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Pantry Queen Foods Inc. v. Lifschultz Fast Freight Inc.

decided: January 15, 1987.

PANTRY QUEEN FOODS, INC., PLAINTIFF,
v.
LIFSCHULTZ FAST FREIGHT, INC., DEFENDANT-APPELLEE, V. D'ALTERIO FOODS CORPORATION, THIRD-PARTY DEFENDANT-APPELLANT



Appeal from the United States District Court for the Northern District of Illinois, Eastern Division, No. 82 C 2941, Frank J. McGarr, Judge.

Author: Easterbrook

Before CUDAHY, EASTERBROOK, and RIPPLE, Circuit Judges.

EASTERBROOK, Circuit Judge.

Pantry Queen Foods loaned some pasta machines to D'Alterio Foods and later asked for their return. Pantry Queen hired Lifschultz Fast Freight to cart the mechanics from New York to Chicago in May 1981. The "shipper's load and count" bill of lading shows that D'Alterio loaded four machines onto Lifschultz's truck. When the machines were unloaded, Pantry Queen complained that one was missing. Lifschultz's driver verified that the shipment was one machine short. Pantry Queen filed this suit under the Carmack Amendment, 49 U.S.C. § 11707, to recover for the missing machine. Lifschultz made D'Alterio a third-party defendant, contending in its complaint that "if PANTRY QUEEN did not receive all of the sections of machinery from D'ALTERIO it claims it was entitled to receive, then the failure to receive said machinery was a direct and proximate result of the failure of D'ALTERIO to properly count and load said machinery onto LIFSCHULTZ' trailer." To this D'Alterio replied, in an answer filed January 21, 1983: "Third Party Defendant denies each and every allegation of [this paragraph of] the third party complaint."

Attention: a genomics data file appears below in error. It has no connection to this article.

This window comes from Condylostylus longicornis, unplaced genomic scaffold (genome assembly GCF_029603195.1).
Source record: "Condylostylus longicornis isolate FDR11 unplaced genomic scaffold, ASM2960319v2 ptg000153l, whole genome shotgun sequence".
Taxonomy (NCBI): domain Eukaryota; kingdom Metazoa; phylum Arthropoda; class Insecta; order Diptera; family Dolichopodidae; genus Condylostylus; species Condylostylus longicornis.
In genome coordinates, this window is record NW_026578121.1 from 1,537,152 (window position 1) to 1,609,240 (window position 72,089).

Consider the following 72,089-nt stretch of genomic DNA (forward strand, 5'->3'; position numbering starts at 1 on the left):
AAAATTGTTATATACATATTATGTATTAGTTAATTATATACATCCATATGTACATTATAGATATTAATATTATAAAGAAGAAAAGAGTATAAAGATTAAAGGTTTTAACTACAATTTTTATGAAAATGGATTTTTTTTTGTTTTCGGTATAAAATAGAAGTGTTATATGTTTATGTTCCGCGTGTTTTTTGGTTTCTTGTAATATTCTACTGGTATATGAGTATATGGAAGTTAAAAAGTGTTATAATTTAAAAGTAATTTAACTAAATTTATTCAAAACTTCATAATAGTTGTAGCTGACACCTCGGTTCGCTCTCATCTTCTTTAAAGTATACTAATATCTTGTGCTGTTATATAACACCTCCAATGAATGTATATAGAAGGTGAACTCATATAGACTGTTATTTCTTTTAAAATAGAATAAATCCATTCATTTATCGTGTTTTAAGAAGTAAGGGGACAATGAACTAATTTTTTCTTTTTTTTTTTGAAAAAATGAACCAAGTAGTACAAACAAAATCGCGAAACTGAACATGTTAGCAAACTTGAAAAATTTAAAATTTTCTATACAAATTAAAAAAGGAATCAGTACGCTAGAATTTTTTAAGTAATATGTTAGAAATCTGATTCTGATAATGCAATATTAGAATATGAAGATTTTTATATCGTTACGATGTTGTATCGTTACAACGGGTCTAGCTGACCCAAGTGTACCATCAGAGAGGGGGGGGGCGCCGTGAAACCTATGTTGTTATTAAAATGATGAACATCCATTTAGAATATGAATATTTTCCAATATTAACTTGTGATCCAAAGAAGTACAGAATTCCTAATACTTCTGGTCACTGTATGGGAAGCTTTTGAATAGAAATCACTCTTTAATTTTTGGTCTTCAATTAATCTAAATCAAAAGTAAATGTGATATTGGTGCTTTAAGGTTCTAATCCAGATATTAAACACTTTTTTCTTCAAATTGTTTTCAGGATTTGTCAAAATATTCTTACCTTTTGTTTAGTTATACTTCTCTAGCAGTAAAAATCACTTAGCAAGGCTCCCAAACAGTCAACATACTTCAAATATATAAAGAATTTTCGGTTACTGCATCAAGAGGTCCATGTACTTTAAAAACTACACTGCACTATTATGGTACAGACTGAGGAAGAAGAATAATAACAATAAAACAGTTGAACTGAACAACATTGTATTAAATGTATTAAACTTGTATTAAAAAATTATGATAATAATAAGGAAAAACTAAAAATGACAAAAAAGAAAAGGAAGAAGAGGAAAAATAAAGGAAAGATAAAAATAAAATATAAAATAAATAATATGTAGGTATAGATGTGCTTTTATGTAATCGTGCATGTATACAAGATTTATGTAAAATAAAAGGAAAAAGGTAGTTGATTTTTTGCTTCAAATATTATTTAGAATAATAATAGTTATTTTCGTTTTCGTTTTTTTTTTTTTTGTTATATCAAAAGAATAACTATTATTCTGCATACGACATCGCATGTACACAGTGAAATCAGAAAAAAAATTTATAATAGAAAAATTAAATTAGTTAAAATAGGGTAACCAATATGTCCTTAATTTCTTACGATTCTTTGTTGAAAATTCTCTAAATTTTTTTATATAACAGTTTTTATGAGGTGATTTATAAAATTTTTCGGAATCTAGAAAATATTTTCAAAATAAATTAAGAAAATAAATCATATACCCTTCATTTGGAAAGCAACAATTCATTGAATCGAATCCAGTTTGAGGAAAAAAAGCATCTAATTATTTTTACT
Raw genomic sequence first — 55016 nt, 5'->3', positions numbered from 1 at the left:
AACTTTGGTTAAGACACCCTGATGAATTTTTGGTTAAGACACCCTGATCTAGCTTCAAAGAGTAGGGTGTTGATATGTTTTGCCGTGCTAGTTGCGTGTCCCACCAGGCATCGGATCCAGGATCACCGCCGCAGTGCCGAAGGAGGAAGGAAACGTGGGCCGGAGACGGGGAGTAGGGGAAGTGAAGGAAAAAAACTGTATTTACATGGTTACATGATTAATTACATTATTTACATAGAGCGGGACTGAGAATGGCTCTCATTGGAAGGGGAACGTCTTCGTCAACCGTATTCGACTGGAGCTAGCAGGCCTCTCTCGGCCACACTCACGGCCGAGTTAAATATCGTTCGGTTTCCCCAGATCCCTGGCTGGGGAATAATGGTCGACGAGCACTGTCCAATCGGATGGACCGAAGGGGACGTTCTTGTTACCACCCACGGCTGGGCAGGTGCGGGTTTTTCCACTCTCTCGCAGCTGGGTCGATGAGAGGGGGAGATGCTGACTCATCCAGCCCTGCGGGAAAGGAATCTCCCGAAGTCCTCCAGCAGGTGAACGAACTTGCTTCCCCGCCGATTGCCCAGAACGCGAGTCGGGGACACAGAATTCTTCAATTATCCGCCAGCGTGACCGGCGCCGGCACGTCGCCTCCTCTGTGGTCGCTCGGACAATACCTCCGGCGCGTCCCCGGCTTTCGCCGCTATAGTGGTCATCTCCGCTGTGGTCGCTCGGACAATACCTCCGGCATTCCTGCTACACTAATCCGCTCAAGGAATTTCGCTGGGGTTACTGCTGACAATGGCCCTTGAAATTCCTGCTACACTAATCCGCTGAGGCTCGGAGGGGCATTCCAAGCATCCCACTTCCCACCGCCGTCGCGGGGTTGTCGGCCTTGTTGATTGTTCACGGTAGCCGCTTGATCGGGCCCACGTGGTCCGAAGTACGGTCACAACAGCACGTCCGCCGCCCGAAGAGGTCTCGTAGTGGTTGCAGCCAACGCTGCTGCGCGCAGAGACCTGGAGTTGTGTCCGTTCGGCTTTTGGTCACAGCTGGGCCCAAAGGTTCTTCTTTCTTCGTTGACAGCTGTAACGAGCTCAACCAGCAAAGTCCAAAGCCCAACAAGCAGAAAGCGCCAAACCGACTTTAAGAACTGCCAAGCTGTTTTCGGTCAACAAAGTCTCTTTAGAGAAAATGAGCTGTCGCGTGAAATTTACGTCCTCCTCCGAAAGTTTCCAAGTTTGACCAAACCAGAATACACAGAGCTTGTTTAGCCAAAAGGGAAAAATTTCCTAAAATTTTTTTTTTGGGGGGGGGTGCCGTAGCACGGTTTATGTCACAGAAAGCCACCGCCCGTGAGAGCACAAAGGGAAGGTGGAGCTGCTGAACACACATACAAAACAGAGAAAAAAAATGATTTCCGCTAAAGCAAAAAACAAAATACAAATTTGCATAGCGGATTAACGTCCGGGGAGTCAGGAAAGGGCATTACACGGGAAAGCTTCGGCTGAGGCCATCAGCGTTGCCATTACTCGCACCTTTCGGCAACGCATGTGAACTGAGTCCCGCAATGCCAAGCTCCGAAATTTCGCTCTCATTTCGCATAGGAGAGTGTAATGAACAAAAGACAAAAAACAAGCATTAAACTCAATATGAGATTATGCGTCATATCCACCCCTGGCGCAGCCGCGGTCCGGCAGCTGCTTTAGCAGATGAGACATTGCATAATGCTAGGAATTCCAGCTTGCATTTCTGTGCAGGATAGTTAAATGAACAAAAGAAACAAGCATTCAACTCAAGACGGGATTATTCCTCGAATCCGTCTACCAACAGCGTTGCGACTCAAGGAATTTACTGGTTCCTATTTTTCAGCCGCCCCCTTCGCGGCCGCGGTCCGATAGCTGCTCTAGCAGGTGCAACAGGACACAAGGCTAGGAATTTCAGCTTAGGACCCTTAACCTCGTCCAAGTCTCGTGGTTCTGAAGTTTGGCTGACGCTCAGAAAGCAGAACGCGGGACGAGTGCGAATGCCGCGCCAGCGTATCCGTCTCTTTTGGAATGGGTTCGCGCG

This denial has produced a novelty. The district court awarded attorneys' fees against D'Alterio for not winning the case fast enough. D'Alterio in fact loaded four machines, and Pantry Queen got all four. It withheld a pasta laminating machine, claiming the machine as security for a debt it asserted Pantry Queen owed. The laminating machine sat in D'Alterio's plant throughout the litigation. On the eve of trial in August 1984 counsel for D'Alterio informed the other parties and the court about the laminating machine's whereabouts. Pantry Queen doggedly insisted that it was still entitled to recover, on the ground that the driver had certified "one piece short" on the consignee's copy of the bill of lading. The district court granted summary judgment for Lifschultz, because according to the court uncontradicted evidence now showed that D'Alterio had shipped and Pantry Queen had received "three" machines, and that a "shipper's load and count" bill -- the only basis on which Pantry Queen continued the case -- is not a sufficient basis for recovery against a carrier when the evidence shows that the shipping count is wrong.